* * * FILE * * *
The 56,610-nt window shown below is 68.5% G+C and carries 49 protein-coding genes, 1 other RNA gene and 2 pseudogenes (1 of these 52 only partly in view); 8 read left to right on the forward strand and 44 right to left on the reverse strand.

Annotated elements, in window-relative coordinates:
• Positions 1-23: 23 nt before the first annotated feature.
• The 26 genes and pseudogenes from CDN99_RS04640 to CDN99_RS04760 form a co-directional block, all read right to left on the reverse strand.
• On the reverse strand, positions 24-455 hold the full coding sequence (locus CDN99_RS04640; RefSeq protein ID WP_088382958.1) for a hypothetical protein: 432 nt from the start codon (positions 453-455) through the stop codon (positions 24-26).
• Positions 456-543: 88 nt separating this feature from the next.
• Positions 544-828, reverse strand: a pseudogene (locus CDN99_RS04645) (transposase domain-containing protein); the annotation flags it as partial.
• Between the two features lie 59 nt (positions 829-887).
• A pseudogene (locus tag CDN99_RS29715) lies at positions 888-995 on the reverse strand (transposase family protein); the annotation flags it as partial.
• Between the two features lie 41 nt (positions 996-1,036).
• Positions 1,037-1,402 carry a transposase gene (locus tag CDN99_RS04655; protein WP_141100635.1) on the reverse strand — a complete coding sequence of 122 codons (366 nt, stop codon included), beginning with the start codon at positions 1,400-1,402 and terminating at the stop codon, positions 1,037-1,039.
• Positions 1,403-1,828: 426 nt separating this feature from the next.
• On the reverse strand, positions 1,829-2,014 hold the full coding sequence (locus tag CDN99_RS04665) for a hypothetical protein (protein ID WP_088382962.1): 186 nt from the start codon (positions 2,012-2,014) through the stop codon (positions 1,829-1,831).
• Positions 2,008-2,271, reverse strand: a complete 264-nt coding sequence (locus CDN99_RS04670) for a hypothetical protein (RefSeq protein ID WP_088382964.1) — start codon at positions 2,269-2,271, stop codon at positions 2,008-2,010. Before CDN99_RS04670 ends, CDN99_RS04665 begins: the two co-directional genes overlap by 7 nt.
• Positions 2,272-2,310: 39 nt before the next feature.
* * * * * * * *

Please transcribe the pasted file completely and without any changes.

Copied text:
The 56,610-nt window shown below is 68.5% G+C and carries 49 protein-coding genes, 1 other RNA gene and 2 pseudogenes (1 of these 52 only partly in view); 8 read left to right on the forward strand and 44 right to left on the reverse strand.

Annotated elements, in window-relative coordinates:
• Positions 1-23: 23 nt before the first annotated feature.
• The 26 genes and pseudogenes from CDN99_RS04640 to CDN99_RS04760 form a co-directional block, all read right to left on the reverse strand.
• On the reverse strand, positions 24-455 hold the full coding sequence (locus CDN99_RS04640; RefSeq protein ID WP_088382958.1) for a hypothetical protein: 432 nt from the start codon (positions 453-455) through the stop codon (positions 24-26).
• Positions 456-543: 88 nt separating this feature from the next.
• Positions 544-828, reverse strand: a pseudogene (locus CDN99_RS04645) (transposase domain-containing protein); the annotation flags it as partial.
• Between the two features lie 59 nt (positions 829-887).
• A pseudogene (locus tag CDN99_RS29715) lies at positions 888-995 on the reverse strand (transposase family protein); the annotation flags it as partial.
• Between the two features lie 41 nt (positions 996-1,036).
• Positions 1,037-1,402 carry a transposase gene (locus tag CDN99_RS04655; protein WP_141100635.1) on the reverse strand — a complete coding sequence of 122 codons (366 nt, stop codon included), beginning with the start codon at positions 1,400-1,402 and terminating at the stop codon, positions 1,037-1,039.
• Positions 1,403-1,828: 426 nt separating this feature from the next.
• On the reverse strand, positions 1,829-2,014 hold the full coding sequence (locus tag CDN99_RS04665) for a hypothetical protein (protein ID WP_088382962.1): 186 nt from the start codon (positions 2,012-2,014) through the stop codon (positions 1,829-1,831).
• Positions 2,008-2,271, reverse strand: a complete 264-nt coding sequence (locus CDN99_RS04670) for a hypothetical protein (RefSeq protein ID WP_088382964.1) — start codon at positions 2,269-2,271, stop codon at positions 2,008-2,010. Before CDN99_RS04670 ends, CDN99_RS04665 begins: the two co-directional genes overlap by 7 nt.
• Positions 2,272-2,310: 39 nt before the next feature.